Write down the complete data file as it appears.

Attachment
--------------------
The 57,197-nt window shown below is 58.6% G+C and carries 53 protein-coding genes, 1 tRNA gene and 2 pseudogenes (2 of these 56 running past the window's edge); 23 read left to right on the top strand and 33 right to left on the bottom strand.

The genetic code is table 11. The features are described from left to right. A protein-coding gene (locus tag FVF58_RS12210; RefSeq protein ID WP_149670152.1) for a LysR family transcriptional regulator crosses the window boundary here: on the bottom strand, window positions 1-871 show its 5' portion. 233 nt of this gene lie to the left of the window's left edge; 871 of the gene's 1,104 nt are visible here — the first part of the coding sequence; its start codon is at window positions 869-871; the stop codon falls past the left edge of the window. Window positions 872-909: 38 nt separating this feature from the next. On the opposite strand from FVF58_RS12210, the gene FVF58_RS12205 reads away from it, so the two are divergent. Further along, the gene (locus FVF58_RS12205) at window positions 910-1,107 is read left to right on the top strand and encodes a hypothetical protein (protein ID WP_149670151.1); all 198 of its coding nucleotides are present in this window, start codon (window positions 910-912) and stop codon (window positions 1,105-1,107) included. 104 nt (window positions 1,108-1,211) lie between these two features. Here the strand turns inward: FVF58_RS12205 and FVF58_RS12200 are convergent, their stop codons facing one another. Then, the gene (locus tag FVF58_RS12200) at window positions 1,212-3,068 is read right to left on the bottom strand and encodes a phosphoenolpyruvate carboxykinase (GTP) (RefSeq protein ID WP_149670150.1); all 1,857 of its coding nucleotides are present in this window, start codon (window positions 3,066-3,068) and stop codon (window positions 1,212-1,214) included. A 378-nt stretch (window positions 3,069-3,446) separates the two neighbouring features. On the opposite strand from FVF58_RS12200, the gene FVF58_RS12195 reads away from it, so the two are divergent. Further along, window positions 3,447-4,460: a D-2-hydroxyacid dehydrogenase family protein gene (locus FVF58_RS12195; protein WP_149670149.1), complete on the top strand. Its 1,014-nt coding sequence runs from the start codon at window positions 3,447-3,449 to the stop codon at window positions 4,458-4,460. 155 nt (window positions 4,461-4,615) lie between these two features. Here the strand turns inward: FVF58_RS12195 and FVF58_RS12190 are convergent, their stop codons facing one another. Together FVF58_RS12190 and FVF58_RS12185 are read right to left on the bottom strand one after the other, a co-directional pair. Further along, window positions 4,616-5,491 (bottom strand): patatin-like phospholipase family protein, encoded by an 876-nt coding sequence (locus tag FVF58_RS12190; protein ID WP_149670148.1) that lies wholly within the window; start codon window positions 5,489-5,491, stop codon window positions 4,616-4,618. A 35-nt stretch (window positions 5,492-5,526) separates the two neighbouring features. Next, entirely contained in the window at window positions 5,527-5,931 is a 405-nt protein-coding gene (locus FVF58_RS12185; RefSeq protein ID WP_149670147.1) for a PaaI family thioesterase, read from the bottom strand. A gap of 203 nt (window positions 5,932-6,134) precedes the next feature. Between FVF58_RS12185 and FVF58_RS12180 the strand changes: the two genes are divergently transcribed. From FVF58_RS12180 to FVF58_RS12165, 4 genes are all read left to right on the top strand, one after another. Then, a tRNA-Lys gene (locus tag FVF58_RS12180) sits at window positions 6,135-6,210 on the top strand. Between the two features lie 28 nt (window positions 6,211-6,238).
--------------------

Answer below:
The 57,197-nt window shown below is 58.6% G+C and carries 53 protein-coding genes, 1 tRNA gene and 2 pseudogenes (2 of these 56 running past the window's edge); 23 read left to right on the top strand and 33 right to left on the bottom strand.

The genetic code is table 11. The features are described from left to right. A protein-coding gene (locus tag FVF58_RS12210; RefSeq protein ID WP_149670152.1) for a LysR family transcriptional regulator crosses the window boundary here: on the bottom strand, window positions 1-871 show its 5' portion. 233 nt of this gene lie to the left of the window's left edge; 871 of the gene's 1,104 nt are visible here — the first part of the coding sequence; its start codon is at window positions 869-871; the stop codon falls past the left edge of the window. Window positions 872-909: 38 nt separating this feature from the next. On the opposite strand from FVF58_RS12210, the gene FVF58_RS12205 reads away from it, so the two are divergent. Further along, the gene (locus FVF58_RS12205) at window positions 910-1,107 is read left to right on the top strand and encodes a hypothetical protein (protein ID WP_149670151.1); all 198 of its coding nucleotides are present in this window, start codon (window positions 910-912) and stop codon (window positions 1,105-1,107) included. 104 nt (window positions 1,108-1,211) lie between these two features. Here the strand turns inward: FVF58_RS12205 and FVF58_RS12200 are convergent, their stop codons facing one another. Then, the gene (locus tag FVF58_RS12200) at window positions 1,212-3,068 is read right to left on the bottom strand and encodes a phosphoenolpyruvate carboxykinase (GTP) (RefSeq protein ID WP_149670150.1); all 1,857 of its coding nucleotides are present in this window, start codon (window positions 3,066-3,068) and stop codon (window positions 1,212-1,214) included. A 378-nt stretch (window positions 3,069-3,446) separates the two neighbouring features. On the opposite strand from FVF58_RS12200, the gene FVF58_RS12195 reads away from it, so the two are divergent. Further along, window positions 3,447-4,460: a D-2-hydroxyacid dehydrogenase family protein gene (locus FVF58_RS12195; protein WP_149670149.1), complete on the top strand. Its 1,014-nt coding sequence runs from the start codon at window positions 3,447-3,449 to the stop codon at window positions 4,458-4,460. 155 nt (window positions 4,461-4,615) lie between these two features. Here the strand turns inward: FVF58_RS12195 and FVF58_RS12190 are convergent, their stop codons facing one another. Together FVF58_RS12190 and FVF58_RS12185 are read right to left on the bottom strand one after the other, a co-directional pair. Further along, window positions 4,616-5,491 (bottom strand): patatin-like phospholipase family protein, encoded by an 876-nt coding sequence (locus tag FVF58_RS12190; protein ID WP_149670148.1) that lies wholly within the window; start codon window positions 5,489-5,491, stop codon window positions 4,616-4,618. A 35-nt stretch (window positions 5,492-5,526) separates the two neighbouring features. Next, entirely contained in the window at window positions 5,527-5,931 is a 405-nt protein-coding gene (locus FVF58_RS12185; RefSeq protein ID WP_149670147.1) for a PaaI family thioesterase, read from the bottom strand. A gap of 203 nt (window positions 5,932-6,134) precedes the next feature. Between FVF58_RS12185 and FVF58_RS12180 the strand changes: the two genes are divergently transcribed. From FVF58_RS12180 to FVF58_RS12165, 4 genes are all read left to right on the top strand, one after another. Then, a tRNA-Lys gene (locus tag FVF58_RS12180) sits at window positions 6,135-6,210 on the top strand. Between the two features lie 28 nt (window positions 6,211-6,238).